December 2018 – Prohibition of single-use plastic

Also in December, the EU banned the production and use of single-use plastic products. This includes items such as straws and cotton buds. This was perhaps a first step in the right direction, but there is still a ridiculous amount of plastic packaging in everyday life: vegetables and fruit, pasta packaging, hygiene products, etc. etc. It is difficult to get by without plastic, even if one consciously tracks one’s own plastic consumption and tries to minimise it.

The fact that in Germany some of the plastic that used to be a firm part of daily life has disappeared in recent years, such as free single-use plastic bags in the drugstore, conveys the impression that the country is on the right track, perhaps even progressive. However, statistics tell a different story. The consumption of plastic per day and person in Germany is half a kilogram on average, the total annual consumption of plastic is 14.8 million tonnes. This puts the European nation in third place, behind the USA and China. A sobering picture.

January 2019 – World Economic Forum in Davos

In January 2019, politicians, researchers and climate activists met in Davos for the World Economic Forum. Unlike in Katowice, climate change was not the only concern but it still facilitated the exchange between high-ranking government representatives, researchers and economists. Important discussions took place not only in the official panel discussions and meetings, but also in-between, in the hallways so to say. According to the press and the official programme, the main topic was Brexit – despite the fact that the World Economic Forum had declared climate change to be one of the five biggest problems of our time in its risk report published shortly before the Davos meeting.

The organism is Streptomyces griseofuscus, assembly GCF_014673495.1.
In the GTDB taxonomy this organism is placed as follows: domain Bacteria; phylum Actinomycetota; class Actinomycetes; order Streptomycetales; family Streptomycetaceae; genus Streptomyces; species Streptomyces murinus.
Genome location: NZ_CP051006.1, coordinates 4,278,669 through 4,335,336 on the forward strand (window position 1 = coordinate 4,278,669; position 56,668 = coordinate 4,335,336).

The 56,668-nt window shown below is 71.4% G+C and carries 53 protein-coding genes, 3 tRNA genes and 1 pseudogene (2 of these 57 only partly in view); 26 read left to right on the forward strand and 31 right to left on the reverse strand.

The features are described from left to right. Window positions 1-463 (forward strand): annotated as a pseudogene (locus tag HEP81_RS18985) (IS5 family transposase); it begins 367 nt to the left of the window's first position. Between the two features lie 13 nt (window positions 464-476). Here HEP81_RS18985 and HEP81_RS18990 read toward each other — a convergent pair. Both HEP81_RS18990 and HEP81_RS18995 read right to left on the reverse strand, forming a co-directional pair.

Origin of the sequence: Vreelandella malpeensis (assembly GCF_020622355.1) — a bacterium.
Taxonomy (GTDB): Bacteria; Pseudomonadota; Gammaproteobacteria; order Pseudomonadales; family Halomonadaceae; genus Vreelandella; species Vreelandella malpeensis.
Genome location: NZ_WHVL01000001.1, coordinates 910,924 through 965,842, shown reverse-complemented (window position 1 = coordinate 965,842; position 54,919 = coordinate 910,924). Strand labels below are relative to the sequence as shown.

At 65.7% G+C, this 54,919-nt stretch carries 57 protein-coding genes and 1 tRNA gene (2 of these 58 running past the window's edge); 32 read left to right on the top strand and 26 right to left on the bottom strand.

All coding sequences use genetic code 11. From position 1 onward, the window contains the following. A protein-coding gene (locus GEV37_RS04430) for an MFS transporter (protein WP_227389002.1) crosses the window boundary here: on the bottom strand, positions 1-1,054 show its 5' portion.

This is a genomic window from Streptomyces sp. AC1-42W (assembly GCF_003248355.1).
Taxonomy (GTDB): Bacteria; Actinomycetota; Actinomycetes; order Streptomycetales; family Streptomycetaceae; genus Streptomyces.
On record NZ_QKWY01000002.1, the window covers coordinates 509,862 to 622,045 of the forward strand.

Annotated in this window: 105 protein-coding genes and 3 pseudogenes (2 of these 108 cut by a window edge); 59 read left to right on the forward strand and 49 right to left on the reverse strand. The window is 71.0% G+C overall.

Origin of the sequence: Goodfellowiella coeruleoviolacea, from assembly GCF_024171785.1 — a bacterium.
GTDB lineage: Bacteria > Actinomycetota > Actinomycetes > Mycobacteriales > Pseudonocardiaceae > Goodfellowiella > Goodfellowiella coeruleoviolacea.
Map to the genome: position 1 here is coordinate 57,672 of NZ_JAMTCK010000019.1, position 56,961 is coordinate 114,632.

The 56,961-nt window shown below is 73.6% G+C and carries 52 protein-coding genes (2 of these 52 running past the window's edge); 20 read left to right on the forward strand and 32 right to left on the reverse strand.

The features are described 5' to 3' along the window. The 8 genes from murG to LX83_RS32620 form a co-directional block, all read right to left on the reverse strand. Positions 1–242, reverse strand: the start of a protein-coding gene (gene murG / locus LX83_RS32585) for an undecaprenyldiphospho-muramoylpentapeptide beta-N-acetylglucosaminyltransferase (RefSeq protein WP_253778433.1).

Greta Thunberg also attended the convention, travelling about 65 hours by train. She was once again the only one: never before had so many participants travelled to the Swiss town in a private jet like this year. To the adults who, according to her, liked to tell success stories from their political and economic lives, she made an urgent appeal: in climate policy, everyone had failed and that was why she wanted “you, the attending and the absent rulers of the world, to act as if we were in a crisis. For that is what we are. And I want you to act as if your house was on fire. Because it is.”

Apart from Greta, few in Davos spoke of the climate matter. It was put forward that the German automotive industry in particular was suffering from the new emission and consumption standards and that production was only slowly returning to normal. Greta was hence surrounded by people who thought of environmental protection as being hurtful to their business.

February 2019 – The coal exit is decided

In February, a decision was taken in Germany to phase out coal. More precisely, when this should take place. In an open letter the ever-growing campaign, “Fridays for Future”, organised primarily by school and university students, called for the ‘coal exit’ by 2020. Germany’s climate targets for 2020 and 2030 could only be met by a rapid exit from lignite: “It is unlikely for Germany to have a similar chance of making such a far-reaching contribution to protect the climate”.